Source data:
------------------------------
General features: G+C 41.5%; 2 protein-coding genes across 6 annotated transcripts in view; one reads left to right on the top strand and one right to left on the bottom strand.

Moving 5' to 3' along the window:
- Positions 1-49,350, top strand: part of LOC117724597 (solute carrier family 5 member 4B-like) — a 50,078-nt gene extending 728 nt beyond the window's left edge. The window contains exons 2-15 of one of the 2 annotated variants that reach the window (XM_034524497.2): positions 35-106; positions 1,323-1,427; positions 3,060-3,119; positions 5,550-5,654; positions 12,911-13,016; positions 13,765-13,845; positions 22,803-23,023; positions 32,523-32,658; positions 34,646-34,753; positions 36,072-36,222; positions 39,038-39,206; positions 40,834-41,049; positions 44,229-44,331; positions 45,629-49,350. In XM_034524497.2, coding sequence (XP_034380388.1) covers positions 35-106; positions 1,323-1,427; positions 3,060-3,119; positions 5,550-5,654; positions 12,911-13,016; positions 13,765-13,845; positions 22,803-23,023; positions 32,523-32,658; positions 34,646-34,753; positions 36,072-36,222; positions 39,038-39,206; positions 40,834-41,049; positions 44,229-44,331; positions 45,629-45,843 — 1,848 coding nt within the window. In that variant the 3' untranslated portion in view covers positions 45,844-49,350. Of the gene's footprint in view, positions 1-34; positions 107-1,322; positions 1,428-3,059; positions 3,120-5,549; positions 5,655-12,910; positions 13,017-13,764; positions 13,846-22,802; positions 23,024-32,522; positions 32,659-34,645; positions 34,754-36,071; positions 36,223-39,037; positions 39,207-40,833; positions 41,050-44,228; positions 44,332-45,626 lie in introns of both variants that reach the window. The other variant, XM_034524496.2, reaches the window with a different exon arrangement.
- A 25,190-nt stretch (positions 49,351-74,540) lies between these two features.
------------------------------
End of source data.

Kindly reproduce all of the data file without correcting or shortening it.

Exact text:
General features: G+C 41.5%; 2 protein-coding genes across 6 annotated transcripts in view; one reads left to right on the top strand and one right to left on the bottom strand.

Moving 5' to 3' along the window:
- Positions 1-49,350, top strand: part of LOC117724597 (solute carrier family 5 member 4B-like) — a 50,078-nt gene extending 728 nt beyond the window's left edge. The window contains exons 2-15 of one of the 2 annotated variants that reach the window (XM_034524497.2): positions 35-106; positions 1,323-1,427; positions 3,060-3,119; positions 5,550-5,654; positions 12,911-13,016; positions 13,765-13,845; positions 22,803-23,023; positions 32,523-32,658; positions 34,646-34,753; positions 36,072-36,222; positions 39,038-39,206; positions 40,834-41,049; positions 44,229-44,331; positions 45,629-49,350. In XM_034524497.2, coding sequence (XP_034380388.1) covers positions 35-106; positions 1,323-1,427; positions 3,060-3,119; positions 5,550-5,654; positions 12,911-13,016; positions 13,765-13,845; positions 22,803-23,023; positions 32,523-32,658; positions 34,646-34,753; positions 36,072-36,222; positions 39,038-39,206; positions 40,834-41,049; positions 44,229-44,331; positions 45,629-45,843 — 1,848 coding nt within the window. In that variant the 3' untranslated portion in view covers positions 45,844-49,350. Of the gene's footprint in view, positions 1-34; positions 107-1,322; positions 1,428-3,059; positions 3,120-5,549; positions 5,655-12,910; positions 13,017-13,764; positions 13,846-22,802; positions 23,024-32,522; positions 32,659-34,645; positions 34,754-36,071; positions 36,223-39,037; positions 39,207-40,833; positions 41,050-44,228; positions 44,332-45,626 lie in introns of both variants that reach the window. The other variant, XM_034524496.2, reaches the window with a different exon arrangement.
- A 25,190-nt stretch (positions 49,351-74,540) lies between these two features.